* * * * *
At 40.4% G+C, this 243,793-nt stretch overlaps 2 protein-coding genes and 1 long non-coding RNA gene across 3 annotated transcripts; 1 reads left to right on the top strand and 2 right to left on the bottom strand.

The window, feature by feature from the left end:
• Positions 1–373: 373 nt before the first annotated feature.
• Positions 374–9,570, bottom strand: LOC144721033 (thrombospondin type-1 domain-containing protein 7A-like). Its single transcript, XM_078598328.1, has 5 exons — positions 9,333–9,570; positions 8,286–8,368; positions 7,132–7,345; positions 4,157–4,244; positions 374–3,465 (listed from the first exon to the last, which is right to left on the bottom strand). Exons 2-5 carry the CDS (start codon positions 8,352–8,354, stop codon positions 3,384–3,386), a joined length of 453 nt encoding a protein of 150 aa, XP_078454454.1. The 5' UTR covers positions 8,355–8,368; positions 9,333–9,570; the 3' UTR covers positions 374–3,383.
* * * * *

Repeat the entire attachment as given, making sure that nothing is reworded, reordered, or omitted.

At 40.4% G+C, this 243,793-nt stretch overlaps 2 protein-coding genes and 1 long non-coding RNA gene across 3 annotated transcripts; 1 reads left to right on the top strand and 2 right to left on the bottom strand.

The window, feature by feature from the left end:
• Positions 1–373: 373 nt before the first annotated feature.
• Positions 374–9,570, bottom strand: LOC144721033 (thrombospondin type-1 domain-containing protein 7A-like). Its single transcript, XM_078598328.1, has 5 exons — positions 9,333–9,570; positions 8,286–8,368; positions 7,132–7,345; positions 4,157–4,244; positions 374–3,465 (listed from the first exon to the last, which is right to left on the bottom strand). Exons 2-5 carry the CDS (start codon positions 8,352–8,354, stop codon positions 3,384–3,386), a joined length of 453 nt encoding a protein of 150 aa, XP_078454454.1. The 5' UTR covers positions 8,355–8,368; positions 9,333–9,570; the 3' UTR covers positions 374–3,383.